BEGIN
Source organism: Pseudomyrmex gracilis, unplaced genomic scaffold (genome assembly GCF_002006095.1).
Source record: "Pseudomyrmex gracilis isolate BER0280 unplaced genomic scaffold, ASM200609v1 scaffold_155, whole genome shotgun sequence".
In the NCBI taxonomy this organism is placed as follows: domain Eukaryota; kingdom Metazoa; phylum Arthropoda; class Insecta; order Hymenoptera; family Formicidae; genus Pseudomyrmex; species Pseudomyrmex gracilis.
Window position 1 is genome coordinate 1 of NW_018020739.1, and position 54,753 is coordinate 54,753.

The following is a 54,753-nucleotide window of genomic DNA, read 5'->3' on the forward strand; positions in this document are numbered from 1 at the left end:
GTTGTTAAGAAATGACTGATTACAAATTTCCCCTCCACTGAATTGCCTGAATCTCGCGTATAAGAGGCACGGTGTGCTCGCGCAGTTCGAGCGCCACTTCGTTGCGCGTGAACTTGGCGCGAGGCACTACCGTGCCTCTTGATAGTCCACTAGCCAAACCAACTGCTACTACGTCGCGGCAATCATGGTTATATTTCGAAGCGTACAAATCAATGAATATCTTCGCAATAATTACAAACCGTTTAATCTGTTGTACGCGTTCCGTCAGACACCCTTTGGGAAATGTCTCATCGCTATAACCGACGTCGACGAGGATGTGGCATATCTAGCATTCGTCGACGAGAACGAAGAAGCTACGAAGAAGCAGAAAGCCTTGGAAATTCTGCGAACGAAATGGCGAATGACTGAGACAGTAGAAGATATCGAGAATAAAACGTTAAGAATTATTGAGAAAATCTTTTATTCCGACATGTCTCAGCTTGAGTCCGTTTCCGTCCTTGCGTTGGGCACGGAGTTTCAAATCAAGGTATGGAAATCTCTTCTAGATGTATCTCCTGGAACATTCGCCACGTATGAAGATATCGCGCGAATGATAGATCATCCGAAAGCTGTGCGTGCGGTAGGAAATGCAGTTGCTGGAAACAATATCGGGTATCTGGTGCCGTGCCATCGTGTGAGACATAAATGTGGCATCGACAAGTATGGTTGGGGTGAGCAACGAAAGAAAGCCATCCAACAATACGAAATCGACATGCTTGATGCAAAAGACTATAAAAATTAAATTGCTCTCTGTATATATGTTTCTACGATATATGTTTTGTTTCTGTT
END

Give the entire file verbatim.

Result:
Source organism: Pseudomyrmex gracilis, unplaced genomic scaffold (genome assembly GCF_002006095.1).
Source record: "Pseudomyrmex gracilis isolate BER0280 unplaced genomic scaffold, ASM200609v1 scaffold_155, whole genome shotgun sequence".
In the NCBI taxonomy this organism is placed as follows: domain Eukaryota; kingdom Metazoa; phylum Arthropoda; class Insecta; order Hymenoptera; family Formicidae; genus Pseudomyrmex; species Pseudomyrmex gracilis.
Window position 1 is genome coordinate 1 of NW_018020739.1, and position 54,753 is coordinate 54,753.

The following is a 54,753-nucleotide window of genomic DNA, read 5'->3' on the forward strand; positions in this document are numbered from 1 at the left end:
GTTGTTAAGAAATGACTGATTACAAATTTCCCCTCCACTGAATTGCCTGAATCTCGCGTATAAGAGGCACGGTGTGCTCGCGCAGTTCGAGCGCCACTTCGTTGCGCGTGAACTTGGCGCGAGGCACTACCGTGCCTCTTGATAGTCCACTAGCCAAACCAACTGCTACTACGTCGCGGCAATCATGGTTATATTTCGAAGCGTACAAATCAATGAATATCTTCGCAATAATTACAAACCGTTTAATCTGTTGTACGCGTTCCGTCAGACACCCTTTGGGAAATGTCTCATCGCTATAACCGACGTCGACGAGGATGTGGCATATCTAGCATTCGTCGACGAGAACGAAGAAGCTACGAAGAAGCAGAAAGCCTTGGAAATTCTGCGAACGAAATGGCGAATGACTGAGACAGTAGAAGATATCGAGAATAAAACGTTAAGAATTATTGAGAAAATCTTTTATTCCGACATGTCTCAGCTTGAGTCCGTTTCCGTCCTTGCGTTGGGCACGGAGTTTCAAATCAAGGTATGGAAATCTCTTCTAGATGTATCTCCTGGAACATTCGCCACGTATGAAGATATCGCGCGAATGATAGATCATCCGAAAGCTGTGCGTGCGGTAGGAAATGCAGTTGCTGGAAACAATATCGGGTATCTGGTGCCGTGCCATCGTGTGAGACATAAATGTGGCATCGACAAGTATGGTTGGGGTGAGCAACGAAAGAAAGCCATCCAACAATACGAAATCGACATGCTTGATGCAAAAGACTATAAAAATTAAATTGCTCTCTGTATATATGTTTCTACGATATATGTTTTGTTTCTGTT